Choices of transitional justice mechanisms have to be sensitive to the practical limits of justice in a society transitioning from military rule to democracy. And in this process, truth commissions, reparation policies and guarantees of non-repetition hold greater promise.
The world's fastest growing refugee crisis may seem to be poised for an accelerated resolution as prominent actors in the international community are rallying for the repatriation of the Rohingya. Many have viewed repatriation as a stepping-stone for the broad systemic transformation envisaged in the recommendations of the Kofi Annan Foundation. Notable among the proponents of repatriation is the Vice President of the European Commission, Federica Mogherini, who recently conveyed to Myanmar's State Councilor Aung Saan Suu Kyi the EU's decision to collaborate in Rohingya repatriation. Bangladesh has also welcomed the prospect of repatriation and talks are underway to commence the process. However, this somewhat self-serving idealism on part of the international community must be tested for its prudence, as the fate of the Rohingya swings precariously in the balance.
The proposed framework for repatriation is yet to be revealed. However, what is crucial to emphasise is that any scheme for repatriation must be integrated into a broader transitional justice process. Accountability and reparation for atrocities are vital prerequisites for sustainable peace. While the Burmese army has initiated an inquiry into the military operations in Rakhine State, this cannot be accepted as a genuine effort to reveal the truth of the Rohingya's plight. There is a need for a truth-telling process conducted by an impartial truth commission, accountability mechanisms for those responsible for the atrocities and a reparation policy for victims. There is no automatic nexus between repatriation and gradual realisation of the transformative goals set by the Kofi Annan Foundation. Transformation must be mediated and facilitated by a carefully designed agenda for transitional justice.
Myanmar's transition to democracy is at a delicate stage of development. The complexities encountered in transitional societies surrounding choices between stability and justice are particularly problematic here. For peace to be genuine and sustainable, a rigorous evaluation of available options will be necessary in order to synthesise a set of transitional justice processes and mechanisms that can deliver justice without severely destabilising the democratisation process. Conferring a civic identity on the Rohingya is, of course, vital to the furtherance of the aim of justice. Other aims of transitional justice, however, will need to be located within the uncertain dynamics of Myanmar's politics.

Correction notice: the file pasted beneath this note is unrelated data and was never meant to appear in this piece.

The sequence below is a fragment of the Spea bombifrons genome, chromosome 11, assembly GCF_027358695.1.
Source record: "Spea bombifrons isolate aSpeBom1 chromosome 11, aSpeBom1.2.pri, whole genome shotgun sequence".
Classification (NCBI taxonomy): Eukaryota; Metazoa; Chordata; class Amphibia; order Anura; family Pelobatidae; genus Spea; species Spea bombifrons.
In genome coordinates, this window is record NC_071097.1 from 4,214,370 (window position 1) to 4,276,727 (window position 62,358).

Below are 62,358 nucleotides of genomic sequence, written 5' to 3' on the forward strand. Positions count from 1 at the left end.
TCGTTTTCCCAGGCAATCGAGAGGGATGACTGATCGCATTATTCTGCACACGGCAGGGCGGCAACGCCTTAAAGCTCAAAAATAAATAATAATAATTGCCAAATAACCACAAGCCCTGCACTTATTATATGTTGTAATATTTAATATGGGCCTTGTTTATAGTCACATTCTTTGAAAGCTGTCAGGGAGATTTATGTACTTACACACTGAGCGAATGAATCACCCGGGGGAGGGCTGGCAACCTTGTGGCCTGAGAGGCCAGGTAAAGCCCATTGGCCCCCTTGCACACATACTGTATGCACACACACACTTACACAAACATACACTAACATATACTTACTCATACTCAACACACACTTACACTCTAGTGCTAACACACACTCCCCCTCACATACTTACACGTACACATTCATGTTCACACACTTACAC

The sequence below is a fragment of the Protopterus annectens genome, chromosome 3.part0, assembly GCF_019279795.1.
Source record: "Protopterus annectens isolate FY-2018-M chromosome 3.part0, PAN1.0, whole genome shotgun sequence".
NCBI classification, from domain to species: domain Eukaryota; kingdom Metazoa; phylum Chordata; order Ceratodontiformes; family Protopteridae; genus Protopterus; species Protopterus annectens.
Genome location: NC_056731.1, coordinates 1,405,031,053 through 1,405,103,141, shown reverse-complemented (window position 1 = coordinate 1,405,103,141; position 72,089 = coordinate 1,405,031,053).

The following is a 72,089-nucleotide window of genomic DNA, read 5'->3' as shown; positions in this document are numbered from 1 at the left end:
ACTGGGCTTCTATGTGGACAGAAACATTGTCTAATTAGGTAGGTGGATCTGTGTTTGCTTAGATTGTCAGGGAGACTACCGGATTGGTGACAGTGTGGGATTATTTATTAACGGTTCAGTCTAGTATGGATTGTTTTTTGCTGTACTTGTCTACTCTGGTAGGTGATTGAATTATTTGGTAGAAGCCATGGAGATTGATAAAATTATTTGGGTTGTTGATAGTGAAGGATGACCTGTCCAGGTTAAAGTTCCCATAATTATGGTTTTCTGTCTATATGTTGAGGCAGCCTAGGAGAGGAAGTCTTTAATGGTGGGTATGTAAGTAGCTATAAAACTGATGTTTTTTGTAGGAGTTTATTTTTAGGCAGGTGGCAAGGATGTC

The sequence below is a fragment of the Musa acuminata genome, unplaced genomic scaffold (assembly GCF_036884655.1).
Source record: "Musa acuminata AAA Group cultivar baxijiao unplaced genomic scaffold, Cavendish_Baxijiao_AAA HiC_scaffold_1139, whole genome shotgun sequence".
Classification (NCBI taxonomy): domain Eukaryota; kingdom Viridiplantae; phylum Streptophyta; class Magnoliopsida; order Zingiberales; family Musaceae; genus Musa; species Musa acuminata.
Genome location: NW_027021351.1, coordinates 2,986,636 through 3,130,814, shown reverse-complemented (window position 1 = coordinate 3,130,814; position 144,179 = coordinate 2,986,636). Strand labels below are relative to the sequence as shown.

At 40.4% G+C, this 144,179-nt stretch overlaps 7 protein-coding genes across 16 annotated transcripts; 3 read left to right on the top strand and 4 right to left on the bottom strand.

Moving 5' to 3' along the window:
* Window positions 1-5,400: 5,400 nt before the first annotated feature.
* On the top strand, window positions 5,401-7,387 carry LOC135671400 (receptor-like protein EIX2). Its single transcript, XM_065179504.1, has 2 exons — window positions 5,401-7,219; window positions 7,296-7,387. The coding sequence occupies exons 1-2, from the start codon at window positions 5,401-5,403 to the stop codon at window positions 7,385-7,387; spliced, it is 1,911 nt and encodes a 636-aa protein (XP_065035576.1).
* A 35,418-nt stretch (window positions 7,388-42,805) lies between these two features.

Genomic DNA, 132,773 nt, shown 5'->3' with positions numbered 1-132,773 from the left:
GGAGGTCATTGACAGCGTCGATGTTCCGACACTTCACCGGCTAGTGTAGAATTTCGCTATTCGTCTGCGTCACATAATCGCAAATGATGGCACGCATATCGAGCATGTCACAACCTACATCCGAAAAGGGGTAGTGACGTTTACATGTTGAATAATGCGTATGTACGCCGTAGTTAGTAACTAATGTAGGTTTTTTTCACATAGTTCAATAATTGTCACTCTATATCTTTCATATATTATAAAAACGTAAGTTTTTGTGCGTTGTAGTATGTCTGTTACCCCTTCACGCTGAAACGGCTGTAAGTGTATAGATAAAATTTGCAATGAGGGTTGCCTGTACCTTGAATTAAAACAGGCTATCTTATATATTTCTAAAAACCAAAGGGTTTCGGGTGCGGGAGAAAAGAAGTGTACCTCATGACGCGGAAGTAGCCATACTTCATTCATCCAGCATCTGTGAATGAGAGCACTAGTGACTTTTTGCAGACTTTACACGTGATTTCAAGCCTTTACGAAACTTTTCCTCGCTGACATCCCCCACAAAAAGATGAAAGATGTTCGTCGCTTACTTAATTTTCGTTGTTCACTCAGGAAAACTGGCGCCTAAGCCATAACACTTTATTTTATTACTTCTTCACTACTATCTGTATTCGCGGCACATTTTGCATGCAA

It is clear that Suu Kyi's position is precarious. Her reticence may be explained as a strategic measure given the fragile balance of powers in Myanmar, wherein the military continues to maintain a stronghold on core governmental processes. Hence, choices of transitional justice mechanisms have to be sensitive to the practical limits of justice in a society transitioning from military rule to democracy. And in this process, truth commissions, reparation policies and guarantees of non-repetition hold greater promise.
Of course, Myanmar's intractable denial of military involvement poses problems for the establishment of a truth commission. There is scope to reflect on the experiences of Colombia and Peru in this regard. In Colombia there was no truth commission preceding the reparation policy. On the other hand, truth-telling can raise unrealistic expectations which reparation policies cannot meet, as in Peru. However, it is worth asking whether reparations alone can deliver a sense of justice. Moreover, rebuilding the relationship between the Rohingya as citizens of Myanmar and the State of Myanmar demands the truth of the past to be acknowledged.
In the context of reparation, any policy must extend beyond individual outcomes of vindication, recognition and wellbeing and create a climate conducive to the full implementation of the Foundation's recommendations. It must deliver social outcomes including cohesion, reconciliation and social trust, as well as political and economic outcomes that eradicate the prevalent systematic marginalization and structural violence against the Rohingya.
An agenda for sustainable peace must be furthered because as delicate as the political order is in Myanmar, there is no political gridlock that obviates progress. Repatriation alone is certainly not a panacea for the crisis at hand. It is incumbent upon the international community to ensure that repatriation is integrated into a broader framework for the delivery of transitional justice, notwithstanding the risk of destabilisation. We cannot be so enamored of the notion of stability that we become blind to its reality as the perpetuation of injustice with impunity. It is a trial for the conscience of all nations and a test of the merits of our claim to civilisation, in how we discharge our duties as custodians of a religious and ethnic collective.
The writer is a student of Human Rights and Transitional Justice at the Transitional Justice Institute, Ulster University, UK.